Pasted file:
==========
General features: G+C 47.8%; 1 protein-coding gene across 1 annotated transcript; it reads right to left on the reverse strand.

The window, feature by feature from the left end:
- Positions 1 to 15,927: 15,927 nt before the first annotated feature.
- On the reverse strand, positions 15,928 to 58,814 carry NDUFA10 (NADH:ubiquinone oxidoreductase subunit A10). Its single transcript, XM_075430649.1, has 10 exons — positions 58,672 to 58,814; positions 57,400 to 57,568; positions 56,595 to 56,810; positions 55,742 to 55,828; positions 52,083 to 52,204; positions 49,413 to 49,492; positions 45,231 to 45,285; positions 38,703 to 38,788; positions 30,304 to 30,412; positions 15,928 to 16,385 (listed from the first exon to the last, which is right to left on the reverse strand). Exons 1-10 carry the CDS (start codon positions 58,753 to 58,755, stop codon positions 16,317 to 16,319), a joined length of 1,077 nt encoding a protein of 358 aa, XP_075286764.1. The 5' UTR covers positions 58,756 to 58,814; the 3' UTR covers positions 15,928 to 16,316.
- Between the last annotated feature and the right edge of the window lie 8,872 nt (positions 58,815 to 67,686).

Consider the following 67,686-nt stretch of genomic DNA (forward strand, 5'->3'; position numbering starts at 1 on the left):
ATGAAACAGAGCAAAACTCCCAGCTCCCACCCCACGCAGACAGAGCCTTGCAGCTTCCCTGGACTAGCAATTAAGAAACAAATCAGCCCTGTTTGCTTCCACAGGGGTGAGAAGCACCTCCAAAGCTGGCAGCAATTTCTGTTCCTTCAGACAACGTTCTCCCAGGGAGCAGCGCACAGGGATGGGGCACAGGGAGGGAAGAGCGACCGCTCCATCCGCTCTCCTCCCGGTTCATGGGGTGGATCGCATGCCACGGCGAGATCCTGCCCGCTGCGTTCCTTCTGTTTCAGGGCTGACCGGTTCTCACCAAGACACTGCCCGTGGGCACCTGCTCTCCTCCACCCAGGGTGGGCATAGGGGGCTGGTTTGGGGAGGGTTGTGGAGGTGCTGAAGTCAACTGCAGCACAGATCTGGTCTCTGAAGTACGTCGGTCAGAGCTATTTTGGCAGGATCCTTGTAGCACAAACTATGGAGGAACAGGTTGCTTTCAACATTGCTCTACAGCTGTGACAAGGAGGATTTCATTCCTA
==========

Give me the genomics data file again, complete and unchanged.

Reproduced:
General features: G+C 47.8%; 1 protein-coding gene across 1 annotated transcript; it reads right to left on the reverse strand.

The window, feature by feature from the left end:
- Positions 1 to 15,927: 15,927 nt before the first annotated feature.
- On the reverse strand, positions 15,928 to 58,814 carry NDUFA10 (NADH:ubiquinone oxidoreductase subunit A10). Its single transcript, XM_075430649.1, has 10 exons — positions 58,672 to 58,814; positions 57,400 to 57,568; positions 56,595 to 56,810; positions 55,742 to 55,828; positions 52,083 to 52,204; positions 49,413 to 49,492; positions 45,231 to 45,285; positions 38,703 to 38,788; positions 30,304 to 30,412; positions 15,928 to 16,385 (listed from the first exon to the last, which is right to left on the reverse strand). Exons 1-10 carry the CDS (start codon positions 58,753 to 58,755, stop codon positions 16,317 to 16,319), a joined length of 1,077 nt encoding a protein of 358 aa, XP_075286764.1. The 5' UTR covers positions 58,756 to 58,814; the 3' UTR covers positions 15,928 to 16,316.
- Between the last annotated feature and the right edge of the window lie 8,872 nt (positions 58,815 to 67,686).

Consider the following 67,686-nt stretch of genomic DNA (forward strand, 5'->3'; position numbering starts at 1 on the left):
ATGAAACAGAGCAAAACTCCCAGCTCCCACCCCACGCAGACAGAGCCTTGCAGCTTCCCTGGACTAGCAATTAAGAAACAAATCAGCCCTGTTTGCTTCCACAGGGGTGAGAAGCACCTCCAAAGCTGGCAGCAATTTCTGTTCCTTCAGACAACGTTCTCCCAGGGAGCAGCGCACAGGGATGGGGCACAGGGAGGGAAGAGCGACCGCTCCATCCGCTCTCCTCCCGGTTCATGGGGTGGATCGCATGCCACGGCGAGATCCTGCCCGCTGCGTTCCTTCTGTTTCAGGGCTGACCGGTTCTCACCAAGACACTGCCCGTGGGCACCTGCTCTCCTCCACCCAGGGTGGGCATAGGGGGCTGGTTTGGGGAGGGTTGTGGAGGTGCTGAAGTCAACTGCAGCACAGATCTGGTCTCTGAAGTACGTCGGTCAGAGCTATTTTGGCAGGATCCTTGTAGCACAAACTATGGAGGAACAGGTTGCTTTCAACATTGCTCTACAGCTGTGACAAGGAGGATTTCATTCCTA